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In most other editors, you have to move the video playhead to the desired position in the Timeline before you can drop a clip there. Kdenlive provides a target tool just for this, so you won’t even have to move the playhead from its parked position to insert a new clip. A white square representing the target tool will show up in the SMPTE ruler at the very top of the timeline.
The video thumbnail can be dragged from the Clip Monitor to the Timeline for simple drag-and-drop addition.
The Basic Tools
The Select Tool (s), the Razor Tool (x), and the Spacer Tool are the three primary tools in Kdenlive (m). This set of tools is very typical, albeit it is quite simplistic. Although some editors may miss the absence of power-user capabilities like ripple edit and roll edit, I found that I quickly became proficient with the streamlined set of tools. It may be hard to justify keeping the code for most of the specialist tools updated, given how infrequently they are actually used. When I first started using Kdenlive, I was disappointed to see a dearth of specialist editing tools, but I quickly got used to working without them.
Selecting and relocating clips is as simple as clicking on them and dragging them with the Select Tool. Use it to do things like changing the active track, adding Guides and Markers, resizing video clips in the timeline, picking multiple clips at once with a control click, and so on.
In the timeline, the Razor Tool can be used to cut out segments of video. It’s true that you can manually trim a video clip to the desired length using the Select Tool, so this feature isn’t strictly necessary.
However, in reality, it’s good to be able to precisely select the part of the movie you want to cut, splice it to the part you need, and then delete the rest. A gap will appear between your new outpoint and the beginning of the next clip in the timeline if you use the Razor Tool to trim a clip and then delete the surplus video that you’ve just chopped off.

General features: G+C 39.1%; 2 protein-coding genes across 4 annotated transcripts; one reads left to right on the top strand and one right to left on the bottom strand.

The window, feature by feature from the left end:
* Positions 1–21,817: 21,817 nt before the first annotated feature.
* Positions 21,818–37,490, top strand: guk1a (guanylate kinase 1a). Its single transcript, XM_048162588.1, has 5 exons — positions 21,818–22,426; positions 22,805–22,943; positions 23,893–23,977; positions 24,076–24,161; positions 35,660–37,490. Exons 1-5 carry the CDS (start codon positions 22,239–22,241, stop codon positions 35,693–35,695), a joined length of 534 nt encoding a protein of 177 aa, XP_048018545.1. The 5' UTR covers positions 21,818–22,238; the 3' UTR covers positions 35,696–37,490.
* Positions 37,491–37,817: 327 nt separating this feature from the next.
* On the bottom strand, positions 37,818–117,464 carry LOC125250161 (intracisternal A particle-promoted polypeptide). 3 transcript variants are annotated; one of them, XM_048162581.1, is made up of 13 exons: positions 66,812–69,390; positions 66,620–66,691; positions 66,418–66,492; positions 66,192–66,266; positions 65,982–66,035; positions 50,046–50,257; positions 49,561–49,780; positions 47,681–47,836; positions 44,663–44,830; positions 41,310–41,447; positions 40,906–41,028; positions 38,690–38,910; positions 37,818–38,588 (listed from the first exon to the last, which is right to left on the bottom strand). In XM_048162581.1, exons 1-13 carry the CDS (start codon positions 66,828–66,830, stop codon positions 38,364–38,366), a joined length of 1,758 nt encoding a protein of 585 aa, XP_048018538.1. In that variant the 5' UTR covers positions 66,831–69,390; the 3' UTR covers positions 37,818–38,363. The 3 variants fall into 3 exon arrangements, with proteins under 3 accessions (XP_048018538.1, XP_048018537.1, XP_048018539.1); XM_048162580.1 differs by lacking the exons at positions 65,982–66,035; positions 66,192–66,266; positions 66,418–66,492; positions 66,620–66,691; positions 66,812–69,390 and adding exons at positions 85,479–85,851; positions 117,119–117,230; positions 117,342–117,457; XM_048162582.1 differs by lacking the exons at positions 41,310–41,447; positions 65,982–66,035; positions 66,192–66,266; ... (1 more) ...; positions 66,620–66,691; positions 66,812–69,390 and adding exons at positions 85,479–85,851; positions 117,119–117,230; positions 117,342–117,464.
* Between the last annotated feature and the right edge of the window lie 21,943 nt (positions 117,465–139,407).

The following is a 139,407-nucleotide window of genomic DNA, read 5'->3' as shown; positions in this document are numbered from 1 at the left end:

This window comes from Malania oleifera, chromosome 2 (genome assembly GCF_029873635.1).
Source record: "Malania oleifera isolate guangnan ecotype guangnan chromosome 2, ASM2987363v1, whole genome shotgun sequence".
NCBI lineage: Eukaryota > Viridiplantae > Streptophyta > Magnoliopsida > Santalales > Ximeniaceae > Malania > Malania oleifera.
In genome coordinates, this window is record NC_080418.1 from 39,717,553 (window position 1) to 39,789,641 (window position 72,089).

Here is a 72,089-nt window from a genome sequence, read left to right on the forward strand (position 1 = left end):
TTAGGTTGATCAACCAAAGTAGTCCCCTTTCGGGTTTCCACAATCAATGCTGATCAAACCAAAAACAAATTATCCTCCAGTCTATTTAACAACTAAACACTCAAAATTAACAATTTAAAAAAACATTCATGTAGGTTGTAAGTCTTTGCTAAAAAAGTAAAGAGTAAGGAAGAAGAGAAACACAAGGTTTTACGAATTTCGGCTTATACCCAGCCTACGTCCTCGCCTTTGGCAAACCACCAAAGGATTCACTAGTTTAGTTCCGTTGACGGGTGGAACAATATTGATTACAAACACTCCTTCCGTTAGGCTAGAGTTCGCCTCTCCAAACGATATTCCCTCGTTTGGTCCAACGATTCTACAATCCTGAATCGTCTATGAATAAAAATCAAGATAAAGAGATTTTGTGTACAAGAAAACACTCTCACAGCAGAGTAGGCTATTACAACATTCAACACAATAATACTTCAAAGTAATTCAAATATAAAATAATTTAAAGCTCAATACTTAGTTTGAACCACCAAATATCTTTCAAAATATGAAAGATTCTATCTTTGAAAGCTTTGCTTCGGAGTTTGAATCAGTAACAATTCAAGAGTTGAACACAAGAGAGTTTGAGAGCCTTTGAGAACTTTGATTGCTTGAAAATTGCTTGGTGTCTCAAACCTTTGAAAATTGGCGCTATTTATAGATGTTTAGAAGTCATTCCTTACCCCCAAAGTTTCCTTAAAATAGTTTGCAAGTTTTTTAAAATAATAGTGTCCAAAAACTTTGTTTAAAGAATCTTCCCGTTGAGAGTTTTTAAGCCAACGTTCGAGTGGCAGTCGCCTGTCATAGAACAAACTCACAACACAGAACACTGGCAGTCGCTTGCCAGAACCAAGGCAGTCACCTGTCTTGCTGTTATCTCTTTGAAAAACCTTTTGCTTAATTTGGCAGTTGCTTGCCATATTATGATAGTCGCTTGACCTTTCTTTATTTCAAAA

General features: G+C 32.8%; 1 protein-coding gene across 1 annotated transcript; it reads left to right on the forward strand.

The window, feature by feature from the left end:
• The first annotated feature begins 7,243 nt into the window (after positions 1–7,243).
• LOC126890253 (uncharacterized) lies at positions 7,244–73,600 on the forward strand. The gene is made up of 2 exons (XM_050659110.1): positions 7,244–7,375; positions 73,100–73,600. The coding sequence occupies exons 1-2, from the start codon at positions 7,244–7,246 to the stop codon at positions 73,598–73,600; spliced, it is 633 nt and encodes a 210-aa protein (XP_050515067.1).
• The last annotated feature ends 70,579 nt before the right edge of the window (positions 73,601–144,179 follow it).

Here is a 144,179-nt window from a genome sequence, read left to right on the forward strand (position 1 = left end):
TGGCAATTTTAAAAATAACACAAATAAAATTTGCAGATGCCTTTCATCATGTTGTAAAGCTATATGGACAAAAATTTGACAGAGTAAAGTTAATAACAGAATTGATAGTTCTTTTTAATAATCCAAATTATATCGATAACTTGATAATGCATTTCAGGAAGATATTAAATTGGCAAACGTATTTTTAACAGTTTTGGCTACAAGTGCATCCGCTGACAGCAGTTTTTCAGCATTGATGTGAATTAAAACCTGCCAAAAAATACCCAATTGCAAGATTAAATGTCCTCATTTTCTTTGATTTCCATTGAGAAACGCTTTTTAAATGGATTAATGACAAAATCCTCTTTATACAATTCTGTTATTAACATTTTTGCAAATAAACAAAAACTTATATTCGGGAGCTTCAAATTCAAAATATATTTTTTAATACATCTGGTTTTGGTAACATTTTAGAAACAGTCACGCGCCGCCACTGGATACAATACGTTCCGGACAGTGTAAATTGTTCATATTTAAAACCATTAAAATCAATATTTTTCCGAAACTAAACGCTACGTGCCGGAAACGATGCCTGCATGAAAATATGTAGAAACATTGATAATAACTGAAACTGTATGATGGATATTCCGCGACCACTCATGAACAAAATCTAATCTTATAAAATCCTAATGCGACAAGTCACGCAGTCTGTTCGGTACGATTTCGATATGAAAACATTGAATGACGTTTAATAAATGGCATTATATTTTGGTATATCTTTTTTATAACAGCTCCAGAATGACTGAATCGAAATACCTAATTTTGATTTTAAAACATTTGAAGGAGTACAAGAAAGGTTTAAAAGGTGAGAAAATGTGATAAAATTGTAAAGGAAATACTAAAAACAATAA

Using the right mouse button and the “Remove Space” option, you can get rid of this void. If you’re utilizing separate audio, remember to use Remove Space on both the Video Track and the Audio Track.
Instead of utilizing Remove Space, you can use the Space Tool to manually shift the video and audio regions. This tool allows you to pick any audio and video areas that will occur after the current position in your timeline and drag them to the left or right.
This is a typical requirement, but the Space Tool’s inflexible approach to selection can be a pain. Each and every media region on every track will be able to be selected and relocated.
If you wish to choose all regions on a single track, for example, Track 1, you will need to either lock all other tracks or zoom out and use the Select Tool to pick out those areas.
Kdenlive does a fantastic job at something that’s not easy: importing media from a wide variety of sources, arranging that media into projects, and letting users do a wide range of edits on those projects.
It can do a lot, is easy to use, powerful, and straightforward. As you will see in subsequent articles in this series, it is a perfect replacement for typical video editing software.